BERLINDE DE BRUYCKERE No Life Lost
On ViewHauser & Wirth (18th Street)
January 28 – April 2, 2016
The dim, dramatic lighting and presentation of morbid subject matter in Berlinde De Bruyckere’s recent exhibition at Hauser & Wirth, No Life Lost, actually transform the space into somewhere between a tomb and immersive theater event. Taxidermy horses and skins occupy the first gallery, and an enormous transfigured tree sculpture from De Bruyckere’s exhibition at the 2013 Venice Biennale is installed in the cavernous back room. Conveying destruction with slippery historical references ranging from the biblical to World Wars I and II, the works in the show grapple with pain, beauty, and mortality.
Despite Maurizio Cattelan and Damien Hirst’s strong and prankish claims to the domain of equine taxidermies, the histrionics of De Bruyckere’s two-horse installation entitled No Life Lost II (2015) immediately command attention. Two thoroughbreds are stacked on their sides within a vintage natural-history display cabinet that is barely large enough to contain them. Their legs, necks, and hunched backs seemingly push open the glass doors. They are arrested in motion, as if piled on top of each other by an explosion. Their otherwise handsome and robust bodies seem to kick and writhe, while also revealing broken bones and neglect. This sense of movement and realism gives them a disconcerting cinematic quality, materializing a sense of history in arrested motion.
The same aesthetic migrates to a blindfolded foal with legs bound on a wooden table to the right. Entitled to Zurbarán (2015), the lighting and composition mirrors the beauty of the Spanish master’s Lamb of God (1635 – 1640) while surpassing it in grit. Here the infant horse functions as a sacrificial lamb in an existential world. It is not clear for whom the foal has suffered, although it clearly embodies some sort of collective destruction. This is reinforced by the proximity of seventeen enormous skins hanging in three solemn rows from meat hooks anchored to the high ceiling. The hides are raw, gristled, and mostly inside out with bits of fat and connective tissue clinging in wax-coated folds. Like columns of a defeated army, the power of those hides rests in the suggestion of what a full-fleshed equestrian brigade of that number would command in life. Although they also evoke the image of a slaughterhouse, the systemic destruction involved gives memory to the lives lost in gas chambers during the Holocaust.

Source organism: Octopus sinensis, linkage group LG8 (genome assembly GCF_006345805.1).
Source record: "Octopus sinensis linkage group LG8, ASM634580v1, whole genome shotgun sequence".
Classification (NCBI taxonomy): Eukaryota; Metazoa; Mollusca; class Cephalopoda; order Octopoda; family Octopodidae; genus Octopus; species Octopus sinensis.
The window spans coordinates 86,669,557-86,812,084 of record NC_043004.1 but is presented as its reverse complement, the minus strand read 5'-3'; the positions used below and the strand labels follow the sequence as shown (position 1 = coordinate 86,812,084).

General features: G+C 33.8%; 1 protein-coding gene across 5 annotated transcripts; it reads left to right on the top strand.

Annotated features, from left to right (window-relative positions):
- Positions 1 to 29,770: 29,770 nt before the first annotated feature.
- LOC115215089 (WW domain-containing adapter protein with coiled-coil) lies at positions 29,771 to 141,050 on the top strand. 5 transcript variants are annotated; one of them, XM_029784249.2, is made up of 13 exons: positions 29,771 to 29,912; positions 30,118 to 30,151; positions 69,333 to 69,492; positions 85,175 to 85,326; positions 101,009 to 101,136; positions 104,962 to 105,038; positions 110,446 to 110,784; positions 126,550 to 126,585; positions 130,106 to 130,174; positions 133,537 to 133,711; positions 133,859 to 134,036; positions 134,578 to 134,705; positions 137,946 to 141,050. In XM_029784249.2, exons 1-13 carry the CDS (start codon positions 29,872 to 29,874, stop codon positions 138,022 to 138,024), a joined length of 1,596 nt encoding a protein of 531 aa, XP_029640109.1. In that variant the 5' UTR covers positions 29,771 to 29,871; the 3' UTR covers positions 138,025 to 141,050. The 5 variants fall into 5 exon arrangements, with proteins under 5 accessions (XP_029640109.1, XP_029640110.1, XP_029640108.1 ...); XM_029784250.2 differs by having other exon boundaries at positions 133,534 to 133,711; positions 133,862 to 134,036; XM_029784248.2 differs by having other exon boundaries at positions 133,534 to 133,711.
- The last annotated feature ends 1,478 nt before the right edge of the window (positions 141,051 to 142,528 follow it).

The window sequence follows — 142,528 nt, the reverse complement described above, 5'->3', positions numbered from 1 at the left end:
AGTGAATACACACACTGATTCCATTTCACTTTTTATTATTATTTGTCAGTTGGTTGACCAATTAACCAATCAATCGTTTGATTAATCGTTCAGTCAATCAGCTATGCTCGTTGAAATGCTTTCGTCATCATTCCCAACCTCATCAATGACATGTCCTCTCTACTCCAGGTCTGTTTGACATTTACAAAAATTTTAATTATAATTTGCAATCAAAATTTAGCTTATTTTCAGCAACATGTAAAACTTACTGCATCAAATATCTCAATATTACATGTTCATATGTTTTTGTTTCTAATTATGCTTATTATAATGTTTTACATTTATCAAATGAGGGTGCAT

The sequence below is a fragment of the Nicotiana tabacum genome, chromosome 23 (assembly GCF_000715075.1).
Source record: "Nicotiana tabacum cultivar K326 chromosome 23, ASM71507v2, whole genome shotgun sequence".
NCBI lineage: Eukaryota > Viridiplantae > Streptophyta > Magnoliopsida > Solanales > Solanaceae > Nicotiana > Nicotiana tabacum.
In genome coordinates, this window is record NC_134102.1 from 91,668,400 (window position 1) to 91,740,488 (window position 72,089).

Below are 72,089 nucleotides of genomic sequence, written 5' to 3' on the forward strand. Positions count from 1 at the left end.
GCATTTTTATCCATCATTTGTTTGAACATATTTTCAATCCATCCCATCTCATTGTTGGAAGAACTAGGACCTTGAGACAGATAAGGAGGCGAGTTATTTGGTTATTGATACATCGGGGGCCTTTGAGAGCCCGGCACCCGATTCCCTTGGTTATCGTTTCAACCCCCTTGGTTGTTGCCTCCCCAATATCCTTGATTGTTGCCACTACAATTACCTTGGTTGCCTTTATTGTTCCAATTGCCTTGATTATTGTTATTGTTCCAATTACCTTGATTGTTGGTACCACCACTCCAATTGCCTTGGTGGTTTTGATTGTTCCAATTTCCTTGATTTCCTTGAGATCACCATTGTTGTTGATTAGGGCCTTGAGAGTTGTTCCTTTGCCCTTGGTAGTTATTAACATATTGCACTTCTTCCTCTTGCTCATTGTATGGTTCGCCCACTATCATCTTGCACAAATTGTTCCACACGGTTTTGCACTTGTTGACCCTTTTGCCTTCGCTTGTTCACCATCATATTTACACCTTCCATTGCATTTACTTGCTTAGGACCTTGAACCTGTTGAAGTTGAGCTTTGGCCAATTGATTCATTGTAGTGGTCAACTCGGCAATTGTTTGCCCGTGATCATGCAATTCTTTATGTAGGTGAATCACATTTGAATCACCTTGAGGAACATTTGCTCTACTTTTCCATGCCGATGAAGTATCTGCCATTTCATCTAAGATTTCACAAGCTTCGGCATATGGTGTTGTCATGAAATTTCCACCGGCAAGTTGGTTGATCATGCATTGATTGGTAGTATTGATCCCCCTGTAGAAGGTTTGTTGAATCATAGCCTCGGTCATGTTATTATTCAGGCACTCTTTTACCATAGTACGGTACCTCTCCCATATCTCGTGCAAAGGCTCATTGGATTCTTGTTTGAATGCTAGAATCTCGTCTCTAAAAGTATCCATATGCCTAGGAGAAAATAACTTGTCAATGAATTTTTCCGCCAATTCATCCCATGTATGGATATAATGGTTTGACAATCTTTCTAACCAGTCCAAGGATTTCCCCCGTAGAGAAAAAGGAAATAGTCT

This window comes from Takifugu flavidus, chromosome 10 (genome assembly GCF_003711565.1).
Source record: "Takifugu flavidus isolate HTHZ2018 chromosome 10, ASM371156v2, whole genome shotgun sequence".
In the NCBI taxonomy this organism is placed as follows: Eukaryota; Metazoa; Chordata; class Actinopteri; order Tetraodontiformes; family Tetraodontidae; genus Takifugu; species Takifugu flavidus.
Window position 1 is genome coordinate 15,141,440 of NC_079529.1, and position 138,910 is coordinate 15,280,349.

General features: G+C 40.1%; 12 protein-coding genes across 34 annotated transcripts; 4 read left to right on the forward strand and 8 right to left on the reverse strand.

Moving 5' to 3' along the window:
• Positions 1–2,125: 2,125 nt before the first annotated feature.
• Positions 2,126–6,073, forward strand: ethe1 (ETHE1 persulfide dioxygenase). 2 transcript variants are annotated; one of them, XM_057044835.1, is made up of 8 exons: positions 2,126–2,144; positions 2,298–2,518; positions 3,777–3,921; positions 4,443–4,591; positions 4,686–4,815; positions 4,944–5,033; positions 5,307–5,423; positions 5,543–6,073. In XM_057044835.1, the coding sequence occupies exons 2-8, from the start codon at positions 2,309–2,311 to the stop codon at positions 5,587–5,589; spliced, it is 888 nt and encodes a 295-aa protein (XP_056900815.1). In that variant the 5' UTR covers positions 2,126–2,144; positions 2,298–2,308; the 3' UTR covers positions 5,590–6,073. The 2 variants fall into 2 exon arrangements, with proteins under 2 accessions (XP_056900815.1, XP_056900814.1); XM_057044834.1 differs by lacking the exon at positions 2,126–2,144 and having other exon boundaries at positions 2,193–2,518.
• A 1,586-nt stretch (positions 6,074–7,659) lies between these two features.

Around the corner, Kreupelhout – Cripplewood, 2012 – 2013 (2013) instantly turns the theatricality of the exhibition into catharsis. Cut sections of giant knotted elm loom sideways like the hulk of a recumbent body. Smooth, barren tree limbs shoot out in a tangled heap. Alien in their combined animal, human, and arboreal qualities, they are bound together by soiled pillows that serve as improvised bandages. Here we experience the uncanny, because the wounded and bodily quality of the installation is clearly connected to the equine motifs in the previous gallery. It is remarkable—and entirely intentional on the part of the artist—that a tree resonates with so much human suffering. In her published writings within the Biennale exhibition catalogue, De Bruyckere expressed her intention of creating a work inspired by the patron saint of Venice, Saint Sebastian. Like this saint, who was martyred by arrows, the reddened and waxen bark elicits compassion.
Finally, upon returning to the main gallery, the work that at first seems incongruous is the series of almost identical watercolor paintings in Met Tere Huid 2015 – 2016 (translation: With Delicate Skin) (2016). What first reads as vulvas also formally corresponds with the flayed skin symmetrically draped across a rusty, early 20th-century industrial tower in the adjacent Penthesilea II 2014 – 2015 (2015). With so much masculine imagery related to horses, war, martyred male saints, and industry, the injection of O’Keefe-like essentialism adds a layer of complication. Because this is the only moment in which the work is unsurprising, it attracts attention last and therefore only politely asks the viewer whether they ought to reconsider femininity as a leading motif within the exhibition.
While this show thwarts easy interpretation in favor of complex layers of embodied content, it is among De Bruyckere’s finest work. Rendering the original forms of horses, skins, and trees while maintaining a sense of fidelity to their original nature lends them a somnolent realism that oddly condenses suffering from early-20th-century wars into the bodies of non-human protagonists. Giving physical form to something as temporal as history and loss, De Bruyckere’s sculptures possess a profound gravitas. They are like lightening rods of conscience to remind us of the collateral cost of violent large-scale political conflict. In this way De Bruyckere’s exhibition should haunt us with urgency, because tremendous suffering of this kind continues around the world.
Sarah Goffstein is a contributor to the Brooklyn Rail.